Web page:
The landing at DFW was actually a little anti-climactic. By the time we arrived, the precipitation had ended and the airport had successfully opened two runways. We landed on runway 31R while 31L was being utilized for takeoff operations only. The runway was completely covered in ice and snow, but the braking action reports were all good and although the wind, still peaking at 40+ knots was strong, it also meant that when we touched down, we were just that much closer to taxi speed which of course just shortens our landing distance.

The biggest problem I had was getting home. My car was literally frozen to the pavement in the employee lot and the drive home that usually takes 20 minutes on a good day and 25 minutes in the heat of rush hour traffic took an hour and a half. The rest of my trip was canceled and scheduling put me on reserve beginning at 3am in the morning. I really hope they don’t call…not sure if I could get to the airport anyway. We’ll see.


  1. We now know they called.. ;-)

  2. I don't get what cold temperatures make to air sickness:"I kept the cabin as cool as possible without freezing people out in an effort to prevent a chain reaction of air sickness."can you explain it to me

  3. Glad you were able to make it back home. I had to head to DEN for New Hire Orientation with Frontier. I wasn't planning on staying the night in DEN, so I didn't have any clean clothes or other supplies, but thankfully the Frontier crew was able to get us into OKC safely a little after midnight, and right before the airport was closed.

  4. Ignacio, Any flight attendant will tell you that a warm cabin and turbulence is a bad combination that usually results in the use of air sick bags. Keeping the cabin cool seems to prevent at least some people from becoming ill. I always cool the cabin down a few degrees during a rough flight.

  5. the ice picture: was it taken enroute? if so, how do you react to that? I don't mean how do you remove the ice, but did that concern you? If I were in 14a looking out the window and saw ice I wouldn't be too calm. And good call on the cool cabin...I got air sick once and I would imagine that a warm cabin would have just made it that much more worse.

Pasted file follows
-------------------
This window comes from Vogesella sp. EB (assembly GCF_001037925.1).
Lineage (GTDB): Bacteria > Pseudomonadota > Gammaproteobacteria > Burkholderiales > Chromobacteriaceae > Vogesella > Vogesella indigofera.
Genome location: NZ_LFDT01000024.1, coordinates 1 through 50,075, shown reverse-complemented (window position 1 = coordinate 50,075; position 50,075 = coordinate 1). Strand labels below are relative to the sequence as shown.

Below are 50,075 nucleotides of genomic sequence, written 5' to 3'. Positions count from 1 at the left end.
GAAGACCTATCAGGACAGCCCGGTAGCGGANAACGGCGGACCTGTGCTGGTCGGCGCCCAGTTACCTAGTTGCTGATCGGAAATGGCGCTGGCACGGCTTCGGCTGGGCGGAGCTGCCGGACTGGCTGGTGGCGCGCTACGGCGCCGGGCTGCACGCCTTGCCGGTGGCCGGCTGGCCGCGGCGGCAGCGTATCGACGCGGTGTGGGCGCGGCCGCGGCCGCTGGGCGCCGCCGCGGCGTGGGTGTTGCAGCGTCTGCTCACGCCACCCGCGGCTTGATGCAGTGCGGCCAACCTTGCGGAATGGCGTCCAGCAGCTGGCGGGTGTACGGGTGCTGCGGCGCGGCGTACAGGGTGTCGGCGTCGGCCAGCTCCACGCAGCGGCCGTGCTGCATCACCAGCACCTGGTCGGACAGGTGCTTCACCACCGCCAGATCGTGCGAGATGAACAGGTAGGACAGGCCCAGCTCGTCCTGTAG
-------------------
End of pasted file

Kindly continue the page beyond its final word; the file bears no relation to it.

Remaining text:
6. This is kind of an unrelated question to your post although it has to do with approaches. Some of my pilot friends and I were wondering what were the GPS/RNAV approach capabilities of the MD-80. I am currently flying the mighty C172 with GPS and WAAS which enables me to use GPS generated glide paths to get down to just above CATI ILS mins. Now I am fairly sure you are not WAAS equipped but I believe that you have a LNAV/VNAV system. Although I am not sure whether you are certified for that or even LNAV approaches. Thanks, keep the posts coming there great.

  7. Joanna, The ice is not a serious concern while flying. On the ground, the ice and snow falls onto areas that are not protected by anti-ice and de-ice equipment and must be removed before flight. The ice that forms in flight is always on areas that are heated (at least on a passenger jet). The ice on my window that day was not unusual and was removed by window heat. You would never see ice on your window at 14a;)

  8. Erich, Currently, our MD80s are qualified to fly RNAV approaches to LNAV mins. Our GPS displays glide slope information when flying RNAV, VOR and NDB overlay approaches and we are trained to fly a GPS generated glideslope all the way to minimums. There is no VNAV button on our MD80s, so we must manually control our vertical speed to stay on glide path. Most guys do this with the AP on to simplify the approach. Problem is that LNAV mins don't get you very low, so we usually fly ILS approaches...available just about everywhere we fly.

    BTW, there is an email button on the right side of the blog if you ever want to email me directly. Thanks for the question.

  9. thanks for the clarification. See, now I will be more calm about icy conditiions. I just know that planes have crashed due to ice on wings, so when I hear ice I hear crash.

  10. I've been using the cold air method to prevent motion sickness on myself and my kids for years. When driving the hilly up and down canyon passages in California, my kids tend to get a little car sick, but to prevent that I kick on a/c just enough to keep cool air flowing rather rapidly. For whatever reason, people are less likely to throw up when cool air is blowing in their face; it really works!

  11. I really like this blog because i love ice.


  12. thanks for share..